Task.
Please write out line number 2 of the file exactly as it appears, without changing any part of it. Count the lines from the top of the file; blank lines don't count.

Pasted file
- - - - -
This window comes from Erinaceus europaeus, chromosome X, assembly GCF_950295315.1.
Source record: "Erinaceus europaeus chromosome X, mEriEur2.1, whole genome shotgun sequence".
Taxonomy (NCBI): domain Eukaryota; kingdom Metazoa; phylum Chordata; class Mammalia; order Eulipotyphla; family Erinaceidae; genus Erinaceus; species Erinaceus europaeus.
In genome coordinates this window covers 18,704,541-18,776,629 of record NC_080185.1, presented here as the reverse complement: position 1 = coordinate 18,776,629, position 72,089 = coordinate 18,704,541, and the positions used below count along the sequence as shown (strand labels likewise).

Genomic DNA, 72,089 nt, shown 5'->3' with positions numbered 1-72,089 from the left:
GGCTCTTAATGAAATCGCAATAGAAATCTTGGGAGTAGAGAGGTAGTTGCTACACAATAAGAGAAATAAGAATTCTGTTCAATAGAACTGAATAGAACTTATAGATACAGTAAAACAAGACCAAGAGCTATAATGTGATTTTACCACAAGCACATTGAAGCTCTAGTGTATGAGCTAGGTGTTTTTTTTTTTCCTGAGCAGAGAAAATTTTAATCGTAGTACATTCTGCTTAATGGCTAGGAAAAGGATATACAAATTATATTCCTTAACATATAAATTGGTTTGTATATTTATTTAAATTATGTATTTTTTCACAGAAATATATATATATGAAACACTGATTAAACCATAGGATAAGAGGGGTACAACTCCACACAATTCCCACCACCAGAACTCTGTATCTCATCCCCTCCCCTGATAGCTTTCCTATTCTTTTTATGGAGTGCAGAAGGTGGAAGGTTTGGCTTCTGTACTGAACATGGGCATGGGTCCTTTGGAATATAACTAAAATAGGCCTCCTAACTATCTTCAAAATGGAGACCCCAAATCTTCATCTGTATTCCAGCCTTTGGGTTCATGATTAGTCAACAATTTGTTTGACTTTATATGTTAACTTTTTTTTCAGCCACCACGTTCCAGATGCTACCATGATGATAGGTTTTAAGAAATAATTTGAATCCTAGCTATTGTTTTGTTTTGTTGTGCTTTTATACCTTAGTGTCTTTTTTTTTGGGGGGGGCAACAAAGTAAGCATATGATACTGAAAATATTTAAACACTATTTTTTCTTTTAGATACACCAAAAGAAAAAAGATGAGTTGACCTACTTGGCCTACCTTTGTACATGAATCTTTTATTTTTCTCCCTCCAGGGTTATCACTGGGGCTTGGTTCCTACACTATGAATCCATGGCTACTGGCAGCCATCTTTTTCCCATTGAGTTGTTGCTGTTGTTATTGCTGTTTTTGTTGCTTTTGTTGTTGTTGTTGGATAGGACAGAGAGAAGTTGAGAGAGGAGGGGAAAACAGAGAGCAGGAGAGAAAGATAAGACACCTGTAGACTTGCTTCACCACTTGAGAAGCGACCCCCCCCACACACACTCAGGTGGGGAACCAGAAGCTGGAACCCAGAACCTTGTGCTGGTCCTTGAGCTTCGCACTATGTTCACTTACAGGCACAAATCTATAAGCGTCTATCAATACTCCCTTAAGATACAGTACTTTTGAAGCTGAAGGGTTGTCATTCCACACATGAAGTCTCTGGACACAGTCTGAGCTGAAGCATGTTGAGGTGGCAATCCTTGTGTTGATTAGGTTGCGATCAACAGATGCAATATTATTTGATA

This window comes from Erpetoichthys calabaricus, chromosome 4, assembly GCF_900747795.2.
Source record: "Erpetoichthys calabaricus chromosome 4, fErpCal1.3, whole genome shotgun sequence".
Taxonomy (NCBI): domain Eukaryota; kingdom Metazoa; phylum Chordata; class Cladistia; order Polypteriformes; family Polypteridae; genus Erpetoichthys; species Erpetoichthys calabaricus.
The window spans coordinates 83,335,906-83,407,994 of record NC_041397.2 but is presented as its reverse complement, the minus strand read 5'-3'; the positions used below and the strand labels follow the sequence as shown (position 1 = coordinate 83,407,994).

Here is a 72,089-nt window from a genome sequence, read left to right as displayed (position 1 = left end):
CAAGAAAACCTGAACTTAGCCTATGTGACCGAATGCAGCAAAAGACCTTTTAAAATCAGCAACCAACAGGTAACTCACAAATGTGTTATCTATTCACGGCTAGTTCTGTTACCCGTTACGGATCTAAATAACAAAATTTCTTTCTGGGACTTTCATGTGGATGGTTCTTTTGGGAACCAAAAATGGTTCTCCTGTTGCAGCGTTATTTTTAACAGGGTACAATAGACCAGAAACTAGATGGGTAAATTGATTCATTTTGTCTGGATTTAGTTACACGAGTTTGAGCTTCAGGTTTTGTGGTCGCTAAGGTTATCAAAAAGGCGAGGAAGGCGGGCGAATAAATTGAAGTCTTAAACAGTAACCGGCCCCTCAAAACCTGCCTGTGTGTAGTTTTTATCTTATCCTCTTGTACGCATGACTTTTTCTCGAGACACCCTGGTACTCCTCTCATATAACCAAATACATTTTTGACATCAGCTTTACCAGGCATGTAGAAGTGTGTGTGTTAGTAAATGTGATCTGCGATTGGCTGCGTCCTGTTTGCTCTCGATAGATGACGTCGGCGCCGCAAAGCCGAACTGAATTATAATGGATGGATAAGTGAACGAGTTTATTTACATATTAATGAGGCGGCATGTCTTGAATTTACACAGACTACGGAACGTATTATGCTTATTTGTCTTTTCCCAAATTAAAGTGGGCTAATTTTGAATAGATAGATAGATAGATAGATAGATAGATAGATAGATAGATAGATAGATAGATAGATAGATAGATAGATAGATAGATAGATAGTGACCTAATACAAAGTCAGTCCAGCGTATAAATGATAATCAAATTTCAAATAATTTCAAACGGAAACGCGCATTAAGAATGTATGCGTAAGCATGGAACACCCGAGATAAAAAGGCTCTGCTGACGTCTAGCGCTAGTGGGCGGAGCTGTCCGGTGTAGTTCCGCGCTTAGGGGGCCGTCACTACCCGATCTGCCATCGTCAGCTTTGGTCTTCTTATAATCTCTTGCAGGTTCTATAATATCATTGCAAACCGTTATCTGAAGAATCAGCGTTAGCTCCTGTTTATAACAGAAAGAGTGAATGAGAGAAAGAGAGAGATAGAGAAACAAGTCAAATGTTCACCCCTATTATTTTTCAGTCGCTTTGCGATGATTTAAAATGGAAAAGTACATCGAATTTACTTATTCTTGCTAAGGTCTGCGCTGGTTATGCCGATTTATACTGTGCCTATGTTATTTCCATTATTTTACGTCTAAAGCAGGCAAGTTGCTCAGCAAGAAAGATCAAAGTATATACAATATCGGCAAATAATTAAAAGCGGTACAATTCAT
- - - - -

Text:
Source record: "Erinaceus europaeus chromosome X, mEriEur2.1, whole genome shotgun sequence".